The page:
Of all the combat actions and hostile encounters that together make up the Battle of the Bulge, the struggle for Bastogne in eastern Belgium is the one you are most likely to have heard about.
One reason for the fame of Bastogne in the Battle of the Bulge is the undoubtedly great psychological importance that the siege of the area acquired in the later stages of WWII: the Germans badly wanted this consolation price after their counteroffensive in the Ardennes had stalled, and the Americans tried to deny them as passionately, smelling a wonderful chance of breaking their enemies’ moral and mental resolve just before taking the war into Germany itself.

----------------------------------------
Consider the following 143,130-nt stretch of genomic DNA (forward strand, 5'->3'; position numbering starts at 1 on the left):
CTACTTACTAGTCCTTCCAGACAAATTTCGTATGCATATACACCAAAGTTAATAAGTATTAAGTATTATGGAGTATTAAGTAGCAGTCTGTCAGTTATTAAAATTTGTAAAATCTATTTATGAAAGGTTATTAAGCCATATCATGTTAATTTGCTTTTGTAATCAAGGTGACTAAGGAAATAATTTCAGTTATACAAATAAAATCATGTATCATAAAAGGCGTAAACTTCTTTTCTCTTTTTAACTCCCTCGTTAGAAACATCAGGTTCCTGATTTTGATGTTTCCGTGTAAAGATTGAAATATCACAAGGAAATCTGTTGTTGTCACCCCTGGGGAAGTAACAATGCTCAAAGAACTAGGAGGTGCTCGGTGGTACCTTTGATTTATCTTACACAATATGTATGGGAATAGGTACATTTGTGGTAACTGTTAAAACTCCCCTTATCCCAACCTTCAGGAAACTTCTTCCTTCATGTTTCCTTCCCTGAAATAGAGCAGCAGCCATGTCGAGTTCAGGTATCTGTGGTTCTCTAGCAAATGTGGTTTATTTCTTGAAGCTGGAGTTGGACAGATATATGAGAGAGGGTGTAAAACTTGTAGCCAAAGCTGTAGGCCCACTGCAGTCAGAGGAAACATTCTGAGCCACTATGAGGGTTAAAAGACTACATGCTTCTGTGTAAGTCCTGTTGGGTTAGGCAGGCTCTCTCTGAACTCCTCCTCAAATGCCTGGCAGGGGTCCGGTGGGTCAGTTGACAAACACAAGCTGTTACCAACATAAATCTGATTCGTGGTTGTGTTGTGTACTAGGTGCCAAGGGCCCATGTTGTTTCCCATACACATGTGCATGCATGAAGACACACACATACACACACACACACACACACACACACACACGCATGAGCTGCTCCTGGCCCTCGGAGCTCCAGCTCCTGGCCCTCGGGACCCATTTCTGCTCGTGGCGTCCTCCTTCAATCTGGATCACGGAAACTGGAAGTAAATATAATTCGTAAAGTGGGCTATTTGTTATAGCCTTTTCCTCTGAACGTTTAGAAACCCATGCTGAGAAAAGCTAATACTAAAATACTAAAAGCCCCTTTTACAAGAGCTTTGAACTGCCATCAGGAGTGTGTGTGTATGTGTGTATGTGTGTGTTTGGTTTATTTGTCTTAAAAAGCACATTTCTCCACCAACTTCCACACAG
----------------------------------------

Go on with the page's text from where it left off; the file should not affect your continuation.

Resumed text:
But there is a second reason: Bastogne has been “done” in a major Hollywood production, i.e. in Steven Spielberg’s epic TV series Band of Brothers. (This is increasingly the only way for any historical event to survive in memory: I am on celluloid, therefore I exist.)
Two walks have been laid out to commemorate the events of 1944/45, and they are short enough (at approx. 3 km each) to be combined in a single day. We recommend them both, not least because they complement each other in interesting ways.
The Walks to Salute the Fame of Bastogne
The first walk begins at the Mardasson War Memorial just outside of Bastogne.
Walk to the Seward Johnson statue (called “The Kiss”), which is based on the famous photo from the VE Day celebrations 1945 in New York …